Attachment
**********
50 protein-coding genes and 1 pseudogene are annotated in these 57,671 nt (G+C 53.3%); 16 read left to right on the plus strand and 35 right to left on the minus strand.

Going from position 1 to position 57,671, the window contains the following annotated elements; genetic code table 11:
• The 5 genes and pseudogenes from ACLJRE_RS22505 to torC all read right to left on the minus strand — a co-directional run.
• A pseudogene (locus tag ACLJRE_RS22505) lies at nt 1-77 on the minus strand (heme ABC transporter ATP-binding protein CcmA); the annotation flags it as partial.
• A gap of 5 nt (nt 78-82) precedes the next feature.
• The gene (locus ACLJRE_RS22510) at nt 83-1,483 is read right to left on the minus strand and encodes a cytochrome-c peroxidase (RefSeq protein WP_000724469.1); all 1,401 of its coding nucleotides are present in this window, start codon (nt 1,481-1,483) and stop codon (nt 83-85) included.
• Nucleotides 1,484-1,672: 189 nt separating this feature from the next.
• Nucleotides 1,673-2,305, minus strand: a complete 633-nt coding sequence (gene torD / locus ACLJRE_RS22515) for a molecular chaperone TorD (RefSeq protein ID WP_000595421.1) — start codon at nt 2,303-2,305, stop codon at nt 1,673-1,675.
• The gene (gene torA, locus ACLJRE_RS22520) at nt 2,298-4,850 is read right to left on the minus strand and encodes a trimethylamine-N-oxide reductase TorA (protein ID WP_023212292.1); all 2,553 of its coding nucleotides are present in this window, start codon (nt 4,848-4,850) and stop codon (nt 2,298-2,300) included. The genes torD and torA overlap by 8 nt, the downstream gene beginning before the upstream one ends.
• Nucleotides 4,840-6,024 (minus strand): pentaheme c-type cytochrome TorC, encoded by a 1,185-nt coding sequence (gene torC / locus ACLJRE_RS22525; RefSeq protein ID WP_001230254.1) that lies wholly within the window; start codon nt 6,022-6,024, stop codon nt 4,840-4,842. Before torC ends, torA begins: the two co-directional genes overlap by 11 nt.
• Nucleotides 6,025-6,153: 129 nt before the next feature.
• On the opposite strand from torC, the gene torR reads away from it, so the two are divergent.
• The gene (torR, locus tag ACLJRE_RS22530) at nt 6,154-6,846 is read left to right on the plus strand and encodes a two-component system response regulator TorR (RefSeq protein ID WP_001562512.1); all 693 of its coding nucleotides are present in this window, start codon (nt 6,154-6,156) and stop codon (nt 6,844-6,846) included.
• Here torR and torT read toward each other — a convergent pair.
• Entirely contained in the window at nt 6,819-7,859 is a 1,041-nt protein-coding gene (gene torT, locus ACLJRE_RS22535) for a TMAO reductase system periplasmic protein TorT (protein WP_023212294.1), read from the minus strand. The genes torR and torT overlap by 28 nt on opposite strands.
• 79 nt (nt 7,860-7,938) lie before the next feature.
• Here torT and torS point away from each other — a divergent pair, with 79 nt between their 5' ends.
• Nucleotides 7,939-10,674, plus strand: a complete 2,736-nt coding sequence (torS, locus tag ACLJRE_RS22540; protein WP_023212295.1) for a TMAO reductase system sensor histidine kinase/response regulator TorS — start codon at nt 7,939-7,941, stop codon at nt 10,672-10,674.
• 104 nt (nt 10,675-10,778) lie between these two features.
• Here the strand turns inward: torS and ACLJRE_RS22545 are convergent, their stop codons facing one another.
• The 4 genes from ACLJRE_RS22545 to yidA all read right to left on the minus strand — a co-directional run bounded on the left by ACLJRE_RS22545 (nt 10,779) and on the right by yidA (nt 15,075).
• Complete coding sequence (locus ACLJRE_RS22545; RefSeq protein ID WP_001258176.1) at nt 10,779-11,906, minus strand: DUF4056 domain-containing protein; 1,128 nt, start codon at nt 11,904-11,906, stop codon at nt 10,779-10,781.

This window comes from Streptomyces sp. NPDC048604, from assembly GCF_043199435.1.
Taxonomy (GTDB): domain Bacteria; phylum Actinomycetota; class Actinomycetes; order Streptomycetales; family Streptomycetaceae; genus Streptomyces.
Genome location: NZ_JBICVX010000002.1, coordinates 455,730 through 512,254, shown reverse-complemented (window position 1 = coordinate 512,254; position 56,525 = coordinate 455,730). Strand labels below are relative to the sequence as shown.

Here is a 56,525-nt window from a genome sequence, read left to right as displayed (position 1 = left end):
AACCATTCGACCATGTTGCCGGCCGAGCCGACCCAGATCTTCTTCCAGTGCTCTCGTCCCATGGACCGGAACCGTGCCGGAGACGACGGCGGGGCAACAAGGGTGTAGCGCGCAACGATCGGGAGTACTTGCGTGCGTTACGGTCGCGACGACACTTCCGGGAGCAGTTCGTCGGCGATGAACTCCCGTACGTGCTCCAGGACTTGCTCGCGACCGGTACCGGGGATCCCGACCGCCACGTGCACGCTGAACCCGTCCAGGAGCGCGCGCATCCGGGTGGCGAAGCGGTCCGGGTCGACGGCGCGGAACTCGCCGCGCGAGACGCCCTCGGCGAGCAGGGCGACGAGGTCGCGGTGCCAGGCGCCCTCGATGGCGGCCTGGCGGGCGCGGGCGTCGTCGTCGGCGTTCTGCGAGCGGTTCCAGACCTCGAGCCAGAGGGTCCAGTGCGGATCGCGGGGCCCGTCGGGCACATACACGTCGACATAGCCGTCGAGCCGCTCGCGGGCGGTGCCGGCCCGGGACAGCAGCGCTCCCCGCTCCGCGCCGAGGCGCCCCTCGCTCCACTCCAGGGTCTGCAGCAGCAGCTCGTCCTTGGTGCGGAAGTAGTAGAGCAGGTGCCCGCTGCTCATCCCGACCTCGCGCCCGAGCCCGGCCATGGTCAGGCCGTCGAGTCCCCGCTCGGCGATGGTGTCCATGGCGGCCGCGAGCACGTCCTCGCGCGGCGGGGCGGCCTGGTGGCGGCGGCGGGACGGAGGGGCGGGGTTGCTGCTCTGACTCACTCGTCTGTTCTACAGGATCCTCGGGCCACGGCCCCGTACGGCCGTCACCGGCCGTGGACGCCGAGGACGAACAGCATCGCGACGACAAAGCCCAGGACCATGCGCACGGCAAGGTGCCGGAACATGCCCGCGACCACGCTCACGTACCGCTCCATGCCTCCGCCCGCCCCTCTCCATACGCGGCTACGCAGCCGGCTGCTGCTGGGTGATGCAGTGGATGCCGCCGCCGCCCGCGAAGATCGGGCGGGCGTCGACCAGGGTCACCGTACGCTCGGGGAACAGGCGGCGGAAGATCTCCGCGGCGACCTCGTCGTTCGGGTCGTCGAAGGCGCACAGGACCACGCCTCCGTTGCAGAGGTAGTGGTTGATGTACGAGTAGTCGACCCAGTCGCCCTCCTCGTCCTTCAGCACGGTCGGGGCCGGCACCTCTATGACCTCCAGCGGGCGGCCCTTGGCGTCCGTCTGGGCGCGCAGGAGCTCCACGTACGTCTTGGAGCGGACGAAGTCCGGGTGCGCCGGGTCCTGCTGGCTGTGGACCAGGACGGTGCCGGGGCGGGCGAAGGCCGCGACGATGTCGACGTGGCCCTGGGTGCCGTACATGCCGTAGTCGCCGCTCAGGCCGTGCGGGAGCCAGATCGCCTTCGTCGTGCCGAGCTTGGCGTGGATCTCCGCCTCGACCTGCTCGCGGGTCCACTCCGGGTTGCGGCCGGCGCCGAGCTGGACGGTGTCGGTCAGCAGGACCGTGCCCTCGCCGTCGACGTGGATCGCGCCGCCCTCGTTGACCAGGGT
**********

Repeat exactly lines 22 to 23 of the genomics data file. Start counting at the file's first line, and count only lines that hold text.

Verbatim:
• Complete coding sequence (locus ACLJRE_RS22545; RefSeq protein ID WP_001258176.1) at nt 10,779-11,906, minus strand: DUF4056 domain-containing protein; 1,128 nt, start codon at nt 11,904-11,906, stop codon at nt 10,779-10,781.

This window comes from Streptomyces sp. NPDC048604, from assembly GCF_043199435.1.